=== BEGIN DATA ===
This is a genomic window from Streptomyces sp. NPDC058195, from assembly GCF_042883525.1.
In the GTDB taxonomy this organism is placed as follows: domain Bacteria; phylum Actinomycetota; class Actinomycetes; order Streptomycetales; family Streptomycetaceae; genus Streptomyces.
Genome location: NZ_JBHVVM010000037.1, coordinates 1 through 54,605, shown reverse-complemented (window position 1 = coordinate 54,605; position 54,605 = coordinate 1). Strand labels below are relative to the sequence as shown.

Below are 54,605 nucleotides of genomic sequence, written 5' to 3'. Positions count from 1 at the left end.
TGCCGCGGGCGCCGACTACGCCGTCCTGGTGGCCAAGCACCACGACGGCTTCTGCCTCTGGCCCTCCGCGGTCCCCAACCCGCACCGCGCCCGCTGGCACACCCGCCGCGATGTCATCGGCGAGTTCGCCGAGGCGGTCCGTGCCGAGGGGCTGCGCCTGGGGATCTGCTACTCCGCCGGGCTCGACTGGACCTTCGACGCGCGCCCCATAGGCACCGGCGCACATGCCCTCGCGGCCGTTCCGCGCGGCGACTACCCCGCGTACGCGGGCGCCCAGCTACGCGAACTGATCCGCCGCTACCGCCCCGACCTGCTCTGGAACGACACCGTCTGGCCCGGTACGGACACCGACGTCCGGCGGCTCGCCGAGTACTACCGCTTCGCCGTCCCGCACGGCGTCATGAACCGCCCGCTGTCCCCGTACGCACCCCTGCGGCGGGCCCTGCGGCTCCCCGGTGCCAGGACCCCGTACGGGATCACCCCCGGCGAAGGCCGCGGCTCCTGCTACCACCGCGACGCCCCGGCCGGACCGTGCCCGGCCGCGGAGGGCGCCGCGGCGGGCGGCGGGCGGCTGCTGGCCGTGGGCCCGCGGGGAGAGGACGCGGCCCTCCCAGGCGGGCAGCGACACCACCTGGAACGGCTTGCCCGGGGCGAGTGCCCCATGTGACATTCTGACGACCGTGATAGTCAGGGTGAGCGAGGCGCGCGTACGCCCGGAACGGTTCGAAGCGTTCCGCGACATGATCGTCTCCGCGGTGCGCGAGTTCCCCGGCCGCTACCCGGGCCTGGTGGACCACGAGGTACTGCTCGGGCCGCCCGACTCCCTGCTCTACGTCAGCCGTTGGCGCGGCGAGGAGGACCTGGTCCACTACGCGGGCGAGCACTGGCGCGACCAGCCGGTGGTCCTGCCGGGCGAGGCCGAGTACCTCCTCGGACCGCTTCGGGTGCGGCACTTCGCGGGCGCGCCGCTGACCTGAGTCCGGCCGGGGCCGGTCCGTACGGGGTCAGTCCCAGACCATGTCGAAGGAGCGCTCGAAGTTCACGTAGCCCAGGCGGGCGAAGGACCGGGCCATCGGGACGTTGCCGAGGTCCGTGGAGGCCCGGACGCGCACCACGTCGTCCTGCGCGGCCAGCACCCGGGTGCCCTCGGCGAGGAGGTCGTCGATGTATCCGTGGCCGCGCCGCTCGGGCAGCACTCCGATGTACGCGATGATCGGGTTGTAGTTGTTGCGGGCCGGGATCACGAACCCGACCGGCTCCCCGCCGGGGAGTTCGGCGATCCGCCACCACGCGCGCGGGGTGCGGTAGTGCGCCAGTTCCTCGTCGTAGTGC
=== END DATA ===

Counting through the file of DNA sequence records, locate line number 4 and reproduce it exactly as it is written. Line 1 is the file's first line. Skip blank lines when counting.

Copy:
Below are 54,605 nucleotides of genomic sequence, written 5' to 3'. Positions count from 1 at the left end.